Covid paralyses Asia as western economies prepare for blast-off

Throughout 2020, Asia’s success in controlling Covid-19 made it the champion of the world economy. While Europe and the US were mired in deep recessions, much of Asia escaped with a shallower downturn or even kept growing.

But as western economies gear up for a vaccine-induced rebound which is set to take their output back to its pre-pandemic scale by the end of this year, parts of Asia are still paralysed by coronavirus. As a result, although the region’s output is already above its pre-pandemic level, slower growth is expected in the coming months.

As it launched its new regional outlook last week, the Asian Development Bank said that the region’s economies were diverging and that more Covid-19 waves were a big risk.

“New outbreaks continue, in part due to new variants, and many Asian economies face challenges in procuring and administering vaccines,” said Yasuyuki Sawada, the ADB’s chief economist.

The ADB projected growth of 5.6 per cent across developing Asian economies in 2021, led by growth of 8.1 per cent in China and 11 per cent in India. But the continued threat of coronavirus means risks to that outlook are skewed to the downside.

“Six months ago, or eight months ago, I would have said Asia is going to be ahead of the game because Asia can control Covid,” said Steve Cochrane, chief Apac economist at Moody’s Analytics in Singapore.

But the picture has changed, with India suffering a severe wave of the virus, and cases still high in countries such as Indonesia, the Philippines and Thailand. Thailand is unable to reopen its crucial tourist industry.

More subtly, countries such as Japan are only controlling the virus with restrictions that keep parts of the economy in hibernation. “Some countries need vaccines to control Covid,” said Cochrane. “Others need it so they can open up to international travel and tourism.”

The promise of more than 6 per cent growth in the US this year, as a result of President Joe Biden’s fiscal stimulus, would normally have Asian exporters licking their lips.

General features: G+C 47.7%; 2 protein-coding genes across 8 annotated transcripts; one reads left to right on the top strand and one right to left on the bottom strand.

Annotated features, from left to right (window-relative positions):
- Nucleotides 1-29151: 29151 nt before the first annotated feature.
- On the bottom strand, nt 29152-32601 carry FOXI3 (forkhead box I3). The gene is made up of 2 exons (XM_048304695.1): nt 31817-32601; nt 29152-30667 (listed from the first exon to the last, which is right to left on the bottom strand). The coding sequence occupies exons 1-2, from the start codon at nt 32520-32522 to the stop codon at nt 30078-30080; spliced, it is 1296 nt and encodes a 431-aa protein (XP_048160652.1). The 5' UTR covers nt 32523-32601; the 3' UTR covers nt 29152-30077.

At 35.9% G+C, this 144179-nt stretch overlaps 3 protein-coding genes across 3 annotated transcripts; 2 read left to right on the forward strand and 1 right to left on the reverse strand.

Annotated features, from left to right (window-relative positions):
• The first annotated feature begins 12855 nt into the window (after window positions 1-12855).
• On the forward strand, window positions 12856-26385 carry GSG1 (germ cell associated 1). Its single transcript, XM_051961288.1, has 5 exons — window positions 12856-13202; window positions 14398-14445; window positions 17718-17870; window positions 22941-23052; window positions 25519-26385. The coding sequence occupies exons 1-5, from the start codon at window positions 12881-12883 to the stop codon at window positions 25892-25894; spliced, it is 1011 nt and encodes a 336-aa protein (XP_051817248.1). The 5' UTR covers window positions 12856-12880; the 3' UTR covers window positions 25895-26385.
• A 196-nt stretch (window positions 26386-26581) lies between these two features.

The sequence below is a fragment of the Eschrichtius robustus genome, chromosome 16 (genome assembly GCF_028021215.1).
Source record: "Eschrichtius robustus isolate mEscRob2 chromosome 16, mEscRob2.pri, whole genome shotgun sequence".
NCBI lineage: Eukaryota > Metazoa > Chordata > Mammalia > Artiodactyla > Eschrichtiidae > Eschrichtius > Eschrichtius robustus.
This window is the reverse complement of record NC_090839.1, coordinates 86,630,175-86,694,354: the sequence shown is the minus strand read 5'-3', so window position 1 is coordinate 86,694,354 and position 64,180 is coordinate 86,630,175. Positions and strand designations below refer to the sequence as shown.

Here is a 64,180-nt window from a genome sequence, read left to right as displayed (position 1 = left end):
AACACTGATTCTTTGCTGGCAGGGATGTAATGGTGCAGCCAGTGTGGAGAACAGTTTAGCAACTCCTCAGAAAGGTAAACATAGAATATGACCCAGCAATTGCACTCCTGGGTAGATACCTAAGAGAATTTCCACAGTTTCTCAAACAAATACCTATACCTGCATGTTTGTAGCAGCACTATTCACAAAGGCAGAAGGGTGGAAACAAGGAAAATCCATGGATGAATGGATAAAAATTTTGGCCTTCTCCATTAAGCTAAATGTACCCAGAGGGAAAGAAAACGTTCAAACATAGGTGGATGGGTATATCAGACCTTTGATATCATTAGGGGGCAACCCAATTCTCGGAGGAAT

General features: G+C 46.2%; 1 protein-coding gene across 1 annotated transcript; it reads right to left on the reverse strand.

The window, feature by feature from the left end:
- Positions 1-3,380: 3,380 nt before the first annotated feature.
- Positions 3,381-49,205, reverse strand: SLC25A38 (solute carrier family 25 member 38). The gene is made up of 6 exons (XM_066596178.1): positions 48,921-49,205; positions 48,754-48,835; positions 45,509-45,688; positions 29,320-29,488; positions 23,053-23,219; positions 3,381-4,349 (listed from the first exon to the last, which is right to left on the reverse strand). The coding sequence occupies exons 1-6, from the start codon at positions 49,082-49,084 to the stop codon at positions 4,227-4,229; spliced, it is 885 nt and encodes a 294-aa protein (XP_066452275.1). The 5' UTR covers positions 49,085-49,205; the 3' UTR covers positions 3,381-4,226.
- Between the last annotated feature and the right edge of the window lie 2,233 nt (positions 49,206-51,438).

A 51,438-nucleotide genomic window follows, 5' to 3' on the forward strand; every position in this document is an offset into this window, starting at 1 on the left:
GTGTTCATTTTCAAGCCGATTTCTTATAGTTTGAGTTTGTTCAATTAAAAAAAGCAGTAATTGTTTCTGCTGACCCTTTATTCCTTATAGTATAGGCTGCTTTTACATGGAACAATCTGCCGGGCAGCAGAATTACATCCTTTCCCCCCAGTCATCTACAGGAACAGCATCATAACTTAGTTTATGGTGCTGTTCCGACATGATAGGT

Line chart of GDP rebased (2019 = 100) showing Asian economies were less affected by the early stages of the pandemic

The outlook, however, is more subdued than record US growth would usually imply: Americans already bought plenty of goods during the pandemic, while higher US interest rates would mean tighter financial conditions in Asia.

“Adding stimulus at this stage, from the goods perspective, is a real test of whether wants are insatiable,” said Freya Beamish, chief Asia economist at Pantheon Macroeconomics. As the economy opens up, US consumers will probably pay for the services they were denied during lockdown — such as meals out and haircuts — rather than replacing their television again.

There will still be some spillover from the US stimulus, said Beamish, noting that service providers needed equipment, too. “We suspect that people will find new goods to buy and that Asia will benefit from that.” But she added: “We suspect that China will benefit proportionately less from the services recovery than from the manufacturing recovery.”

Whether the extra US demand for goods turns out to be large or small, it is clearly positive. By contrast, higher US interest rates and a stronger dollar would threaten many emerging Asian economies with a repeat of the 2013 “taper tantrum”.

Increased financial integration and foreign currency borrowing mean that the pain of rising US interest rates is quickly felt on the other side of the Pacific.

“A stronger dollar is no longer an unalloyed blessing for Asia,” said Frederic Neumann, co-head of Asia economics at HSBC in Hong Kong. “It helps exports but tightens financial conditions.”

However, inflation is subdued across most of emerging Asia, and the ADB said the risk of a US-induced shock to financial conditions “remains manageable at present”. It said economies such as Sri Lanka and Laos would be vulnerable if such a shock occurred.

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Some Asian economies are well-placed for the next few years, especially Taiwan and South Korea, which are exposed to the semiconductor cycle. “Judging from semiconductor shortages, it doesn’t look like the electronics cycle will break down in the next two or three quarters. That tides them over this rough patch,” said Neumann.

But other Asian economies will find themselves in the less familiar position of relying on domestic demand to grow. One of the biggest question marks is China itself, where first quarter numbers suggest the economy has lost a little momentum.

“Chinese domestic demand still has a way to go,” said Cochrane. “Our forecast right now is for 8 per cent growth in China in 2021, but it depends a lot on policymakers and how quickly they pull back on stimulus and introduce frictions in areas like construction.”

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